Seat 2B By Joe Brancatelli
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The Revenge of the Dreamliner
June 9, 2016 -- When a United Airlines flight left San Francisco last week to establish a nonstop link to Singapore, United not only capitalized on an ill-considered decision by Singapore Airlines, but it also highlighted what can only be called the Revenge of the Dreamliner.
United's new San Francisco-Singapore nonstops, you see, are operated with Boeing 787s. You surely remember the Dreamliner. That's the $200-million-a-copy plane prematurely pronounced dead by jittery experts three years ago after a panicked grounding and handwringing over the aircraft's safety.
I never worried about flying the Dreamliner, but even I'm amazed at how quickly the Boeing 787 has shaken off its shaky start and become a mainstay of global aviation. The plane is literally remaking the world's route map.
More than 400 Dreamliners have been delivered since All Nippon Airways operated the first commercial flight late in 2011. Another 1,100 orders from 62 airlines and other customers are on Boeing's books, the planemaker says. Nearly 100 million people have flown the aircraft and Dreamliners have flown more than 1.2 billion revenue miles without serious incident since the initial spate of trouble.
More than that, the Dreamliner is going when no other planes have gone before. Boeing says the 787 has pioneered at least 100 routes between cities that have never before had nonstop links. It thinks there might eventually be 400 such routes. Airlines like LOT Polish and Norwegian Air Shuttle already operate all-Dreamliner fleets across the Atlantic. Asian carriers such as Hainan Airlines of China are switching across the Pacific, too.
"We're getting our first 787-9 tomorrow," says Joel Chusid, U.S. executive director of Hainan, the fast-growing private Chinese airline. "We've already got ten 787-8s in service and 34 Dreamliners on order." Hainan expects all of its U.S.-China flights will switch to Dreamliners by the end of the year. "We would have done it sooner," he explains, "but we haven't been able to get them quickly enough."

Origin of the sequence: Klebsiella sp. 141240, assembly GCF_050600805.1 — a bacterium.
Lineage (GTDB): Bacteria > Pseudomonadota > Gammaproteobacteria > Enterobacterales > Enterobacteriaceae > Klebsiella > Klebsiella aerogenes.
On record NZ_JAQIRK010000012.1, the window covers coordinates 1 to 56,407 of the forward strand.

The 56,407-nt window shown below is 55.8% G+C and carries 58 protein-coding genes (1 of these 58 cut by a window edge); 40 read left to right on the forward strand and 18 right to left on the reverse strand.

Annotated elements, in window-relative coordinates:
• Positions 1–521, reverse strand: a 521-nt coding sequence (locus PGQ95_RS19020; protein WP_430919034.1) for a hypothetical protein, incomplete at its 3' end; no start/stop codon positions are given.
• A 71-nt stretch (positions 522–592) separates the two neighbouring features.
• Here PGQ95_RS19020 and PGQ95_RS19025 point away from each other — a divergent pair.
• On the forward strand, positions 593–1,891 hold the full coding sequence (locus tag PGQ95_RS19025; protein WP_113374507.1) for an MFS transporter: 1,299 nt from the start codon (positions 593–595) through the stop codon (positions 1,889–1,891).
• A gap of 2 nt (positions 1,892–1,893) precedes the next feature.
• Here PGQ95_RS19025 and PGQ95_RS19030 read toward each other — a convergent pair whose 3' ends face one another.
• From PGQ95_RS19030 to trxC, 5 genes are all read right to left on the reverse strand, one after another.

To explain the jargon, the plane now designated the 787-8 is the original Dreamliner, the one that premiered in 2011 and caused the rash of initial bad publicity. It can carry 242 passengers as far as 7,355 nautical miles. The Dreamliner 787-9 is the first variant and Boeing says it can carry as many as 290 passengers as far as 7,635 miles. A third version, the 787-10, is due for delivery in 2018 and will accommodate 330 flyers.
I'm no plane geek, so those kind of stats rarely impress me. I'm a business traveler and, to me, planes are like staplers or photocopiers. If they do what they are supposed to do, I use 'em and forget 'em.
That said, though, it's impossible to ignore how the Dreamliner is changing our lives on the road. Besides popping up on familiar long-haul routes — New York to Tokyo, Chicago to Shanghai, Los Angeles to Sydney — the 787 has made all manner of new nonstops possible.